Sindhi cuisine is a much understated and less talked about cuisines in India. Since it doesn’t really belong to any region or Indian state in particular, not many people really know about the food outside the Sindhi community. We don’t often see restaurants as well serving speciality Sindhi dishes as a part of their menu. Which is kind of sad since the cuisine offers such great variety of food which would surely be loved by people from all communities equally.
Sindhi, a culture having its roots in Sindh province (now in Pakistan), proudly belongs to the ancient Indus valley civilization. Being so rich and old, the cuisine has rightly embedded the flavours from the Mughals, Awadhs, Turks, Arabs etc. while their dynasty reigned. And hence the royal touch in the cuisine is so inevitable. It also shares flavours from the neighbouring states’ cuisines such a Punjabi, Gujarati and even Rajasthani to an extent.
Like all other Indian cuisines, Sindhi cuisine offers a great range on the platter from breakfast to dinner and desserts to tea time snacks. Any foodie, especially those who are not vegan or vegetarian would love to have the spicy curries and delectable sweets. I have had a few dishes myself, and try to explore the cuisine often.
To tell you about this flatbread “Koki”, it is very much similar to the Parathas we have in North India. But a slight variation in the method of preparation makes big difference in the taste and texture. The dough is first pinched and flattened like usual, and then half roasted on the griddle. Then kneaded, rolled up and roasted again with some oil to give slightly crumbled, thick flatbread. This is often spiced up with fragrant and warm spices like black pepper, pomegranate seed powder (anardana) etc. and eaten with yogurt dips and pickle aside. This is a popular travel food as well since it stays fresh for longer owing to the high fat content in it and also tastes good on its own so you don’t need to carry accomplishments.
Koki is usually eaten for breakfast or as a tea time snack. It tastes especially good in winters because of the warm spices used. You may also use any herbs of your choice to add in it, like I have used coriander leaves in this recipe. Some people use mint leaves and some also prefer dill in it. Addition of chopped onion is also totally optional and you may make it as a no onion garlic dish. But I like the crunch of onions so much in my breads, so I had to have them in here too.
- Cuisine: Sindhi, Indian/Pakistani
- Course: Breakfast, tea time snack, main bread with curries etc.
- Cooking level: Easy/moderate
- Total cooking time: 20-30 minutes for this quantity
What you need? Serves 4-5 people
- 2 cups whole wheat flour
- 4 tbsp Ghee – clarified butter ( you may substitute this with any cooking oil of your choice for Vegan option)
- ¼ cup fresh cilantro (coriander leaves)
- 1 large onion, chopped small
- A small piece of ginger, grated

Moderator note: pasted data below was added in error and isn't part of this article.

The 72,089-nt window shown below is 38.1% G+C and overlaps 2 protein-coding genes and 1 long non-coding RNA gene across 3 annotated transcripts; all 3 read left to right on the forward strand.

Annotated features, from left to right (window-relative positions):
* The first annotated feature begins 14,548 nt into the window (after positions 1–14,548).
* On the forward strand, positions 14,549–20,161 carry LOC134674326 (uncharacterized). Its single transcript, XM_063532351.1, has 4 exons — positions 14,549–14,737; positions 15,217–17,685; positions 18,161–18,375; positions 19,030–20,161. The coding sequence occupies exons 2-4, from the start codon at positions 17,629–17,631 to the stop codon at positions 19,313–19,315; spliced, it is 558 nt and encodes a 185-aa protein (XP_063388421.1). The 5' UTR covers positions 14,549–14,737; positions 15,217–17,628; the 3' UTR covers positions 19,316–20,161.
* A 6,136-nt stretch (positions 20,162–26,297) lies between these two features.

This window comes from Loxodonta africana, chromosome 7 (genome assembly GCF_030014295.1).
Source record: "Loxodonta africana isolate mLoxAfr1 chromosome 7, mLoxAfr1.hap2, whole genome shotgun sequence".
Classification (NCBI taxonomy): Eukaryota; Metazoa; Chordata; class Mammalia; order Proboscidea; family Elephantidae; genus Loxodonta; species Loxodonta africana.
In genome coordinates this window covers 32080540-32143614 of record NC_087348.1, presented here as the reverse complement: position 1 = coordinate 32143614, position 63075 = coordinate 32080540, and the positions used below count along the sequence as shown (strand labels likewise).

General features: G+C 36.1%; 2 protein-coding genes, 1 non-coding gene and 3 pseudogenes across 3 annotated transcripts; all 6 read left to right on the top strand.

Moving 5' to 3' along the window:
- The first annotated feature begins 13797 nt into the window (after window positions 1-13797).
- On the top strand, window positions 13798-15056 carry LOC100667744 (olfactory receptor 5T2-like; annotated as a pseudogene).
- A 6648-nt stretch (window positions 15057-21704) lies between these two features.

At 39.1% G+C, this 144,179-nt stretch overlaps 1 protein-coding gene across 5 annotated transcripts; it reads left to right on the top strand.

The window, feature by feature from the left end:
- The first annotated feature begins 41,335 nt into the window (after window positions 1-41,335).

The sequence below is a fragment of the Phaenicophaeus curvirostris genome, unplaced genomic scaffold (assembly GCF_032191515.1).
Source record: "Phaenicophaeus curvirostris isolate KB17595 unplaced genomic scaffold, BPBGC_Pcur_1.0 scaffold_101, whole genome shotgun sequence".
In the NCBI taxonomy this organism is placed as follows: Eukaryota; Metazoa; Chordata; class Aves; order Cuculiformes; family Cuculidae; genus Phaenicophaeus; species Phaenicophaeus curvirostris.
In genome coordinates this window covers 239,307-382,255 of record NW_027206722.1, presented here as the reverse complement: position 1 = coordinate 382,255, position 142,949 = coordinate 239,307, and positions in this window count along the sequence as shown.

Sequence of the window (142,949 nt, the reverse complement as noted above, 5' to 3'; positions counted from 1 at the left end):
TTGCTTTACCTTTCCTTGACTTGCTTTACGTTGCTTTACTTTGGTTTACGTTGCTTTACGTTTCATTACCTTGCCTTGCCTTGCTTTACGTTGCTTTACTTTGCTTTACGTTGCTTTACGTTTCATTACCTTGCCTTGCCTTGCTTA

- 1 green chili, minced or chopped very small
- ½ tsp Dried pomegranate seeds (anardana, optional)
- ½ tsp turmeric powder (haldi)
- ¼ tsp carom seeds (ajwain)
- ½ tsp cumin powder (jeera powder)
- ¼ tsp black pepper powder or crushed pepper
- ½ tsp salt or as per taste
- Oil for roasting
How to make?
Take all the ingredients expect oil for roasting in a mixing bowl and knead into a firm dough using some warm water as required. Cover and keep the dough aside for 20-30 minutes.
Knead the dough again, until smooth. Heat a griddle (tawa).
Now divide the dough in 5-6 portions, take each portion and roll it just to flatten a bit between your palms. You may also roll it with a rolling pin (belan) as usual, but keep it a small thick circle.
Slightly roast it on tawa and then take it off, put it on the board (chakla). Roll it over again with the belan to a usual sized chapathi/paratha, about 4 inches in diameter. It will still be slightly thicker than a normal Paratha but not too thick. You will get the idea when you actually make it.
Now spread some ghee over the tawa and place the koki over it. When koki gets darker on the surface, flip the side. When its roasted from beneath, spread some ghee over the upper side. Flip again and spread some ghee over this side as well. Roast the koki on medium flame until it gets brown spots on both sides. Take off koki from flame and serve.
Accomplishments- They taste best with fresh yogurt or raita. Check out the range of dips and raita HERE.
Koki makes an excellent travel food, they stay fresh for 2-3 days at room temperature due to their fat content. But make sure you don’t add any vegetables if you are doing it for travel purposes since any vegetables added will speed up the bacteria and it will go bad in 24-30 hours depending on the heat and environment.
You may also add grated vegetables like cucumber, carrot, zucchini etc. in the dough while kneading. But don’t overdo it since the original flavours will be lost otherwise. Adding half a cup of the grated veggie is good enough.
The traditional recipe uses lot more ghee than what I have used. About ¼ cup for each 2 cups of whole wheat flour. This much shortening imparts Koki the crumbly and flaky texture. If you are making this first time, I would recommend going for the traditional version and use this much amount of ghee so you could enjoy the actual tastes
I would highly recommend the addition of black pepper to the dough since that enhances the taste many folds.
This is almost a vegan item, if you substitute Ghee used for oil. I prefer cooking with mustard oil and sesame oil for this one.
Spiced up flatbreads are a really great way to have healthy food while you travel, try this
for your next voyage. I am sure you will love these.
Sharing with Srivalli’s “Come join us for Breakfast” event